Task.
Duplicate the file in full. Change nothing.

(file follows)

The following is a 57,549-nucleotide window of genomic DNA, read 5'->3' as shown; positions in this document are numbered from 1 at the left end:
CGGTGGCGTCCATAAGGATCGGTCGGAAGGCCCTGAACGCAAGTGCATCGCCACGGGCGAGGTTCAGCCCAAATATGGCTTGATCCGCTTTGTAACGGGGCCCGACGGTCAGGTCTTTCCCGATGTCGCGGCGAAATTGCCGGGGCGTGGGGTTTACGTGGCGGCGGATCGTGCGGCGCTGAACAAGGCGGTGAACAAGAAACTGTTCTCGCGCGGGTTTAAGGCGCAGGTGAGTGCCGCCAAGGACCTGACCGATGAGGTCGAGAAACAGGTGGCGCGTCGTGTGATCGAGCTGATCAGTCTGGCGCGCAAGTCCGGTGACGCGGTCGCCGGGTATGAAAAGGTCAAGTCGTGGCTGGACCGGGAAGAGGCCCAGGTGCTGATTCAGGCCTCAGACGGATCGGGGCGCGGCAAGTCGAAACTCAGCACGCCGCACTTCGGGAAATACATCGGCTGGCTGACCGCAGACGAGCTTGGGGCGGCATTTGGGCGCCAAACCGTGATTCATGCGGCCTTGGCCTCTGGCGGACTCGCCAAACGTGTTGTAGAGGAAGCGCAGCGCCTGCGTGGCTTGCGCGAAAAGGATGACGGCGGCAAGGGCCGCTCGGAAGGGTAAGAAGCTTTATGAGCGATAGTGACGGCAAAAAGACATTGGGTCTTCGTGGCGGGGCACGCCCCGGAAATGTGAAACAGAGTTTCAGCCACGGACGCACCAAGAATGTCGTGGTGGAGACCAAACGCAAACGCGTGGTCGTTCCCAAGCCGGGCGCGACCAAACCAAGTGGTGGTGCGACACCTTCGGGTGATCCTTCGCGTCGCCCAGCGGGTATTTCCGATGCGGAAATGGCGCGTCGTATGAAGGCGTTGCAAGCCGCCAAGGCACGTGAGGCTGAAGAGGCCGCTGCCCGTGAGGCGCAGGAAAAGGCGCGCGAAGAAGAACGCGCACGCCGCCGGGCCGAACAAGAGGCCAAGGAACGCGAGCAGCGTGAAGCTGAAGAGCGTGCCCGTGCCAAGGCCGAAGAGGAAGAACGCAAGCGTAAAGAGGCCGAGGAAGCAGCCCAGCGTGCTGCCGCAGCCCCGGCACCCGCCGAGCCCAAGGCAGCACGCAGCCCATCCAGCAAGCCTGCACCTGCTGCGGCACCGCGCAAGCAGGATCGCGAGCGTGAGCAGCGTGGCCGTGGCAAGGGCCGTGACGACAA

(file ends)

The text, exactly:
The following is a 57,549-nucleotide window of genomic DNA, read 5'->3' as shown; positions in this document are numbered from 1 at the left end:
CGGTGGCGTCCATAAGGATCGGTCGGAAGGCCCTGAACGCAAGTGCATCGCCACGGGCGAGGTTCAGCCCAAATATGGCTTGATCCGCTTTGTAACGGGGCCCGACGGTCAGGTCTTTCCCGATGTCGCGGCGAAATTGCCGGGGCGTGGGGTTTACGTGGCGGCGGATCGTGCGGCGCTGAACAAGGCGGTGAACAAGAAACTGTTCTCGCGCGGGTTTAAGGCGCAGGTGAGTGCCGCCAAGGACCTGACCGATGAGGTCGAGAAACAGGTGGCGCGTCGTGTGATCGAGCTGATCAGTCTGGCGCGCAAGTCCGGTGACGCGGTCGCCGGGTATGAAAAGGTCAAGTCGTGGCTGGACCGGGAAGAGGCCCAGGTGCTGATTCAGGCCTCAGACGGATCGGGGCGCGGCAAGTCGAAACTCAGCACGCCGCACTTCGGGAAATACATCGGCTGGCTGACCGCAGACGAGCTTGGGGCGGCATTTGGGCGCCAAACCGTGATTCATGCGGCCTTGGCCTCTGGCGGACTCGCCAAACGTGTTGTAGAGGAAGCGCAGCGCCTGCGTGGCTTGCGCGAAAAGGATGACGGCGGCAAGGGCCGCTCGGAAGGGTAAGAAGCTTTATGAGCGATAGTGACGGCAAAAAGACATTGGGTCTTCGTGGCGGGGCACGCCCCGGAAATGTGAAACAGAGTTTCAGCCACGGACGCACCAAGAATGTCGTGGTGGAGACCAAACGCAAACGCGTGGTCGTTCCCAAGCCGGGCGCGACCAAACCAAGTGGTGGTGCGACACCTTCGGGTGATCCTTCGCGTCGCCCAGCGGGTATTTCCGATGCGGAAATGGCGCGTCGTATGAAGGCGTTGCAAGCCGCCAAGGCACGTGAGGCTGAAGAGGCCGCTGCCCGTGAGGCGCAGGAAAAGGCGCGCGAAGAAGAACGCGCACGCCGCCGGGCCGAACAAGAGGCCAAGGAACGCGAGCAGCGTGAAGCTGAAGAGCGTGCCCGTGCCAAGGCCGAAGAGGAAGAACGCAAGCGTAAAGAGGCCGAGGAAGCAGCCCAGCGTGCTGCCGCAGCCCCGGCACCCGCCGAGCCCAAGGCAGCACGCAGCCCATCCAGCAAGCCTGCACCTGCTGCGGCACCGCGCAAGCAGGATCGCGAGCGTGAGCAGCGTGGCCGTGGCAAGGGCCGTGACGACAA